I think the key is an ability to express genuine like, warmth and empathy for another person without being weird and/or overbearing. Not as easy as it sounds.
posted by lillian.elmtree at 3:43 PM on August 3 [1 favorite]


Maybe another trait of this type is "engaged." They're not aloof, they're not too cool for school. They dive into things head on, and want to share their excitement with others (and learn from others too).
posted by colin_l at 3:45 PM on August 3 [4 favorites]


lillian.elmtree - I think there's a difference between being interested in someone for a specific intent and just generally engaged and interested. I'm in the middle of interviewing a bunch of research subjects and while I'm interested in our shared topic, we are not friends. I'm reasonably sure that they don't see me a partner or friend or even as an especially charming person. I'm just someone who wants their information for a specific purpose.
posted by 26.2 at 3:52 PM on August 3


My best friend is charismatic. I've known her since the 10th grade and she's always been this way. People are drawn to her and are glad to be around her. Here are her qualities:

1. Lives in the moment and lives her life without searching for answers
2. Physically very beautiful
3. Very kind, warmhearted, accepting of people
4. Fun
5. Very comfortable in her skin, doesn't criticize herself or others
6. Notices other people's good qualities and comments on them in a genuine way
7. Positive. Optimistic. Expects the best.
8. Even-keeled, stable mood, calm

ETA:

She doesn't have Facebook. I don't know what that says but since I know her, I think it's because she appreciates what is real and what is in the moment.
posted by Fairchild at 3:53 PM on August 3 [9 favorites]


Don't aspire to be charismatic. It's mythical and its qualities are impossible to pin down or mimic. Instead, aspire to be interesting. If anything, that mythical charisma comes to life on its own when one is interesting. This article explains it best: How To Be More Interesting (In 10 Simple Steps)

So not only will you be more interesting to other people, but your life will be more fulfilling for you, too.
posted by nightrecordings at 4:21 PM on August 3 [1 favorite]


I would strive to be polite, kind, considerate, helpful, and understanding. Charisma is over-rated and very hard to acquire if you don't have it naturally.
posted by akk2014 at 4:29 PM on August 3


I know at least one person like this who intentionally (or semi-intentionally) made a choice to become like this. But this person started that process really young. I'm not sure if it could be done as an adult. Also, this might sound strange but I believe that a very charismatic personality can stem from a deep insecurity. It's like a person needs the love and adulation of everyone, so they develop a personality and a way of treating people that ensures this will be the case, at least in public. But a lot of really charismatic people would not be ok if they had to be alone for a few days, or if there were a few months or years where no one was really praising them. I wouldn't waste time striving for it, honestly. I'd rather be my totally uncharismatic self and content with who I am, regardless of whether others constantly flock to me.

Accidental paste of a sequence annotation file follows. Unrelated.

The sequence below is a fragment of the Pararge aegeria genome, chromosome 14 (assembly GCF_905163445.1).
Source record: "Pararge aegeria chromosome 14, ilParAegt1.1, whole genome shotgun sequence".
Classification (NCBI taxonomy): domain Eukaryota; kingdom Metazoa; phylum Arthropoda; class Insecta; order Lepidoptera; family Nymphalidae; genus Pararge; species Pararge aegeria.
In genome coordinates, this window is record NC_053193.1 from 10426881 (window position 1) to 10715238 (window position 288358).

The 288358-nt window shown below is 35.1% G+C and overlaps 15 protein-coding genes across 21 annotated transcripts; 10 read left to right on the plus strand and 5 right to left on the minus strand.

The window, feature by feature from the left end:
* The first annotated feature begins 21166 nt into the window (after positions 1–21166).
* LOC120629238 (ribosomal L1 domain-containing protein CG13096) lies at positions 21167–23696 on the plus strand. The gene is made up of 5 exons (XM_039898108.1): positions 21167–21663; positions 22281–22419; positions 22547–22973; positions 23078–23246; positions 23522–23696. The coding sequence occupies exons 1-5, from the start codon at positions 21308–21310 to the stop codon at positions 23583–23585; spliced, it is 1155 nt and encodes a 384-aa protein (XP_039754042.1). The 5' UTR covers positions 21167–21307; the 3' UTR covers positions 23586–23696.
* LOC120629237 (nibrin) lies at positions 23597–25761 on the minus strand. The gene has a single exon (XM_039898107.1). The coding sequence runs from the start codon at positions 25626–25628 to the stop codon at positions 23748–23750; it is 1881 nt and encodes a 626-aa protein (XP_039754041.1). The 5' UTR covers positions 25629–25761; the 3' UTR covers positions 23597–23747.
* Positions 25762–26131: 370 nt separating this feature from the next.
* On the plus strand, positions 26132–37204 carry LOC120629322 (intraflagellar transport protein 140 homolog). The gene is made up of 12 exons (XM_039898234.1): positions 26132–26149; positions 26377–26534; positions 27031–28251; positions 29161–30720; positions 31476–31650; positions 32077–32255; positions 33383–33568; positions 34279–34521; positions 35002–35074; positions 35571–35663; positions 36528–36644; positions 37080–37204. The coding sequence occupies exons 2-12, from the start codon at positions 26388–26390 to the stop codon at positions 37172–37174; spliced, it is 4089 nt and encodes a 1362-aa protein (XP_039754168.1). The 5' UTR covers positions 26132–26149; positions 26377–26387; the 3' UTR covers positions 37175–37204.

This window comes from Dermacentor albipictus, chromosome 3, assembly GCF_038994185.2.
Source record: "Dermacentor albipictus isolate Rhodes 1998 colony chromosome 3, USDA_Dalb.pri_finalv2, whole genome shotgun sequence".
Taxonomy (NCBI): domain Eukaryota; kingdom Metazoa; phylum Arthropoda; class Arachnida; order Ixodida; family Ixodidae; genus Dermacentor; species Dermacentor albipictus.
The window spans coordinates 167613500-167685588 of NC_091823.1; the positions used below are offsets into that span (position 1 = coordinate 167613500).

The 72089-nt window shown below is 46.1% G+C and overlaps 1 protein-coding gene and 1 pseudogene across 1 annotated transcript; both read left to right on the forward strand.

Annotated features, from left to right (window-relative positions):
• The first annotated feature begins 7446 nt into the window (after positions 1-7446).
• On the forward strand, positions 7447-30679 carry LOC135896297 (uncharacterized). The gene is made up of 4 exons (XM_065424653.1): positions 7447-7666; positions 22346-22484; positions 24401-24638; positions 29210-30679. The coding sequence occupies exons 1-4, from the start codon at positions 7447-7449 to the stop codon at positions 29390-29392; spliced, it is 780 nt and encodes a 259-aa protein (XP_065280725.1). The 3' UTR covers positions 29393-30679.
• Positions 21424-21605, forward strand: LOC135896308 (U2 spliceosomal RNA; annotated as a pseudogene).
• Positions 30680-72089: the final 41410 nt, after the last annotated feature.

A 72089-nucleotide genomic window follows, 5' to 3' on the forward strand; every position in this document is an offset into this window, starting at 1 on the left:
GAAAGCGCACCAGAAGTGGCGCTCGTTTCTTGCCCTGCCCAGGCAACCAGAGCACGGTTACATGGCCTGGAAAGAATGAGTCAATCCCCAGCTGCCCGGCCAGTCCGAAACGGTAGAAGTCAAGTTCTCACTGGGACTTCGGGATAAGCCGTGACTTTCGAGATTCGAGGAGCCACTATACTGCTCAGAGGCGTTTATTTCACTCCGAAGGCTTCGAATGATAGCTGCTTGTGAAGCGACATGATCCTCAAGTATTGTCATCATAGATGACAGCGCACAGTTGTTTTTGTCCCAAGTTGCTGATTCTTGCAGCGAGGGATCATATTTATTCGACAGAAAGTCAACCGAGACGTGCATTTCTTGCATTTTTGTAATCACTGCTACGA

posted by DestinationUnknown at 4:37 PM on August 3 [8 favorites]


I think charisma is mostly innate. But you can try working on your "presence" by:

Cultivating a good sense of style
Being immensely self-possessed
Adopting a good-natured and good-humored disposition
Exuding sincerity, warmth, generosity of spirit

The last one being the most important and only achievable if it comes from within.
posted by tackypink at 5:36 PM on August 3


I'd like to vote too for The Charisma Myth. It draws on studies from Harvard and MIT, to teach people how to be more charismatic.

The Charisma Myth: How Anyone Can Master the Art and Science of Personal Magnetism

The summary is:
1. Be fully present in the moment, and give the other person 100% your absolute attention. Don't be thinking about errands you need to run, what you said earlier, what you want to say next.

2. Come across as powerful.

3. Come across as warm.

Then the book focuses on each of these and teaches lessons on it.
posted by vienna at 6:08 PM on August 3 [3 favorites]


Be genuinely interested in people. See no one as good or bad; everyone is an interesting character.

Have good boundaries.

Believe that Strangers are friends and People naturally like you. Then they will!
posted by St. Peepsburg at 6:34 PM on August 3


Good point, 26.2. Let me clarify that. I've met a fair amount of writers and journalists like me who are genuinely interested in people, not just for the hard facts. That's, in part, why we became writers. We love meeting people, where we live or abroad. When I travel, for instance, I seek out meeting the locals because I'm genuinely interested in how people live in other countries. I could sit for hours listening to someone tell me their story, totally engaged the entire time. None of us would be described as charismatic. Curious, yes, interested and engaged, absolutely.